Short Note on Neurointerventions


Endovascular Surgical Neuroradiology, also known as Neurointerventional SurgeryInterventional Neuroradiology, and Endovascular Neurosurgery, is a medical subspecialty of Radiology, Neurosurgery, and Neurology specializing in minimally invasive image-based technologies and procedures used in diagnosis and treatment of diseases of the head, neck, and spine. Cerebral angiography was developed by Portuguese neurologist Egas Moniz at the University of Lisbon, in order to identify central nervous system diseases such as tumors or arteriovenous malformations. He performed the first brain angiography in Lisbon in 1927 by injecting an iodinated contrast medium into the internal carotid artery and using the X-rays discovered 30 years earlier by Roentgen in order to visualize the cerebral vessels. In pre-CT and pre-MRI, it was the only tool to observe the structures within the skull and was also used to diagnose extravascular pathologies.

Subsequently, European radiologists further developed the angiographic technique by replacing the traumatic direct puncture with catheterization: in 1953, Swedish physician Sven Seldinger introduced the technique of arterial and venous catheterization still in practice, dubbed the Seldinger Technique. In 1964, the Norwegian radiologist Per Amudsen was the first to perform a complete brain angiography with a transfemoral approach, as it is performed today; he then moved to San Francisco to teach the technique to American neuroradiologists. These two stages, at the basis of modern invasive vascular diagnostics, prepared the way for later therapeutic developments.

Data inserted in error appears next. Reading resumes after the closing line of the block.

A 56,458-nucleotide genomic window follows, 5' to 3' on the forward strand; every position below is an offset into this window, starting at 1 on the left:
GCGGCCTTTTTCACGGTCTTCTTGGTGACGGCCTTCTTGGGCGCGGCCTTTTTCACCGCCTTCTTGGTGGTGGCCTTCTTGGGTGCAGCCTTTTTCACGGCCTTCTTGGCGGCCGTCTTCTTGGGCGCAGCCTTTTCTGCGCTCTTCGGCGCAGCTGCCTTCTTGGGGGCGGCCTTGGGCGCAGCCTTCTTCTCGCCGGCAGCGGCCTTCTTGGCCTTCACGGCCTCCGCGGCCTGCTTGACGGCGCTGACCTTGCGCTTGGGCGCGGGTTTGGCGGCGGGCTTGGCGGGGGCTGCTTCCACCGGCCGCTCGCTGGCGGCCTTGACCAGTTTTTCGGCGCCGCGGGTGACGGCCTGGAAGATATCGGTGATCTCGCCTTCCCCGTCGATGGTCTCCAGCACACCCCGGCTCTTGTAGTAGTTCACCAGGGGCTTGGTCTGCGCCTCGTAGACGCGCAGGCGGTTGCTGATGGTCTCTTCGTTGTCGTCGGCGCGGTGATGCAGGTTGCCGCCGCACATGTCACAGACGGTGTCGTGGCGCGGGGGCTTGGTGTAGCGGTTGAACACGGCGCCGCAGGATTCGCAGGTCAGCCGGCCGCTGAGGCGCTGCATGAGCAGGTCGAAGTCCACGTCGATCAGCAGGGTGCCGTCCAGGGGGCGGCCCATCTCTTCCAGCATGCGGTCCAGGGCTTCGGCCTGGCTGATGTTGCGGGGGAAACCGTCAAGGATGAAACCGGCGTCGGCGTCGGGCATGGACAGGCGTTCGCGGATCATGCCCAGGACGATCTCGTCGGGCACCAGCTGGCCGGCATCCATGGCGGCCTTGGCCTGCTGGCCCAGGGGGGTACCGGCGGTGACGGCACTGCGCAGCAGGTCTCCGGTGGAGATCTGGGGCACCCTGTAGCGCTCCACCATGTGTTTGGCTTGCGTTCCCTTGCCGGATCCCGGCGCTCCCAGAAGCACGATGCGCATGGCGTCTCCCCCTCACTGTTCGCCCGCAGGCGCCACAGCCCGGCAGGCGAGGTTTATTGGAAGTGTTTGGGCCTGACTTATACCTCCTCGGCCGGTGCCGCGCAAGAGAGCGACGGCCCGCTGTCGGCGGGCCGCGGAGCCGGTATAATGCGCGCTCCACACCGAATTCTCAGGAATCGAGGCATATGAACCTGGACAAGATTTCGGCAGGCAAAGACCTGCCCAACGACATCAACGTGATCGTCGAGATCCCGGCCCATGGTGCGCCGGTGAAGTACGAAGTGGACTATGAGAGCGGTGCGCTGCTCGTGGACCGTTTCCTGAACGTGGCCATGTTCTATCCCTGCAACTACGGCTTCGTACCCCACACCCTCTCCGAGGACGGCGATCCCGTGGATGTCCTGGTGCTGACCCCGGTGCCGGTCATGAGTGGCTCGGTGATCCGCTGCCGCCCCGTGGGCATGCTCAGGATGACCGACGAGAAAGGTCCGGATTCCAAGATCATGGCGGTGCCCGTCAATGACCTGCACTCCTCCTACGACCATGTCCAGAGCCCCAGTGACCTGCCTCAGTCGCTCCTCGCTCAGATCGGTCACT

The first to carry out a true endovascular procedure was Charles Dotter, the father of angioplasty and considered by many as the father of all interventional radiology, as well as the first doctor to have performed endovascular treatment. On January 16, 1964, he performed a therapeutic angioplasty of a superficial femoral artery in an 82-year-old woman with an ischemic leg refusing amputation. The artery remained open for the next 2 and a half years, after which the woman died of pneumonia.

Journal of Imaging and Interventional Radiology is the peer-reviewed journal of choice for interventional radiologists, radiologists, cardiologists, vascular surgeons, neurosurgeons, and other clinicians who seek current and reliable information on every aspect of interventional radiology.
Each issue in Journal of Imaging and Interventional Radiology covers critical and cutting-edge medical minimally invasive, clinical, basic research, radiological, pathological, and socioeconomic issues of importance to the field. The journal is a medium for original articles, reviews, pictorial essays, technical notes and case reports related to all fields of interventional radiology. or an attachment to mail:

Best wishes

Ann Jose

Journal coordinator

Journal of Imaging and Interventional Radiology